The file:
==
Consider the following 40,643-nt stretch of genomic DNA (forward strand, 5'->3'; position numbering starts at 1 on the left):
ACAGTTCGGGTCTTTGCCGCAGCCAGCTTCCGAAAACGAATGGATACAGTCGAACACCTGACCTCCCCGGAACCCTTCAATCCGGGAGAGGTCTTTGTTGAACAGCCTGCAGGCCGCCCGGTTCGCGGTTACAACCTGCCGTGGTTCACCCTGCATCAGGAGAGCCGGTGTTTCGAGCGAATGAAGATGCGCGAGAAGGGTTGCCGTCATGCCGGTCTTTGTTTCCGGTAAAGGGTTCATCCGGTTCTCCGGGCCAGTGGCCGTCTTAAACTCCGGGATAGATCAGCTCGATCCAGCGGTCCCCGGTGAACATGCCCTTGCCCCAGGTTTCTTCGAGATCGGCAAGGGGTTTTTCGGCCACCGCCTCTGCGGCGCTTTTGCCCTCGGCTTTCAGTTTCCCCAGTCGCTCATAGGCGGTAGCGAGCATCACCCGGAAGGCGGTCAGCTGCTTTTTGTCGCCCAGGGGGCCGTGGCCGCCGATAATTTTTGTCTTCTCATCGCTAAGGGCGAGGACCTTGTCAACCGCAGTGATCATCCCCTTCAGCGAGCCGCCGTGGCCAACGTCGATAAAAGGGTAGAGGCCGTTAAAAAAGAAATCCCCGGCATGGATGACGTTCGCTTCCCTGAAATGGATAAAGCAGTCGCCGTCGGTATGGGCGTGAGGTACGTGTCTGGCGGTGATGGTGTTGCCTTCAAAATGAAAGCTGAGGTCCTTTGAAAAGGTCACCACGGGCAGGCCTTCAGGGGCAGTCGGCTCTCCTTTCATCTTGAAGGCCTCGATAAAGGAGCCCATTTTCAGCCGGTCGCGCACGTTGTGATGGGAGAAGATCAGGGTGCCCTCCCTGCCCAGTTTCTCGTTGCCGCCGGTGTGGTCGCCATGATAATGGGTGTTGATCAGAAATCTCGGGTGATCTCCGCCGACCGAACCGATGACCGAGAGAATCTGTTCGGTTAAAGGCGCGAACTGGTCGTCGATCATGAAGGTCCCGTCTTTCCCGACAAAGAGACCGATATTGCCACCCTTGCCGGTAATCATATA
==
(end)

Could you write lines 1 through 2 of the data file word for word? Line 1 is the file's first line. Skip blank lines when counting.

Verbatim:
Consider the following 40,643-nt stretch of genomic DNA (forward strand, 5'->3'; position numbering starts at 1 on the left):
ACAGTTCGGGTCTTTGCCGCAGCCAGCTTCCGAAAACGAATGGATACAGTCGAACACCTGACCTCCCCGGAACCCTTCAATCCGGGAGAGGTCTTTGTTGAACAGCCTGCAGGCCGCCCGGTTCGCGGTTACAACCTGCCGTGGTTCACCCTGCATCAGGAGAGCCGGTGTTTCGAGCGAATGAAGATGCGCGAGAAGGGTTGCCGTCATGCCGGTCTTTGTTTCCGGTAAAGGGTTCATCCGGTTCTCCGGGCCAGTGGCCGTCTTAAACTCCGGGATAGATCAGCTCGATCCAGCGGTCCCCGGTGAACATGCCCTTGCCCCAGGTTTCTTCGAGATCGGCAAGGGGTTTTTCGGCCACCGCCTCTGCGGCGCTTTTGCCCTCGGCTTTCAGTTTCCCCAGTCGCTCATAGGCGGTAGCGAGCATCACCCGGAAGGCGGTCAGCTGCTTTTTGTCGCCCAGGGGGCCGTGGCCGCCGATAATTTTTGTCTTCTCATCGCTAAGGGCGAGGACCTTGTCAACCGCAGTGATCATCCCCTTCAGCGAGCCGCCGTGGCCAACGTCGATAAAAGGGTAGAGGCCGTTAAAAAAGAAATCCCCGGCATGGATGACGTTCGCTTCCCTGAAATGGATAAAGCAGTCGCCGTCGGTATGGGCGTGAGGTACGTGTCTGGCGGTGATGGTGTTGCCTTCAAAATGAAAGCTGAGGTCCTTTGAAAAGGTCACCACGGGCAGGCCTTCAGGGGCAGTCGGCTCTCCTTTCATCTTGAAGGCCTCGATAAAGGAGCCCATTTTCAGCCGGTCGCGCACGTTGTGATGGGAGAAGATCAGGGTGCCCTCCCTGCCCAGTTTCTCGTTGCCGCCGGTGTGGTCGCCATGATAATGGGTGTTGATCAGAAATCTCGGGTGATCTCCGCCGACCGAACCGATGACCGAGAGAATCTGTTCGGTTAAAGGCGCGAACTGGTCGTCGATCATGAAGGTCCCGTCTTTCCCGACAAAGAGACCGATATTGCCACCCTTGCCGGTAATCATATA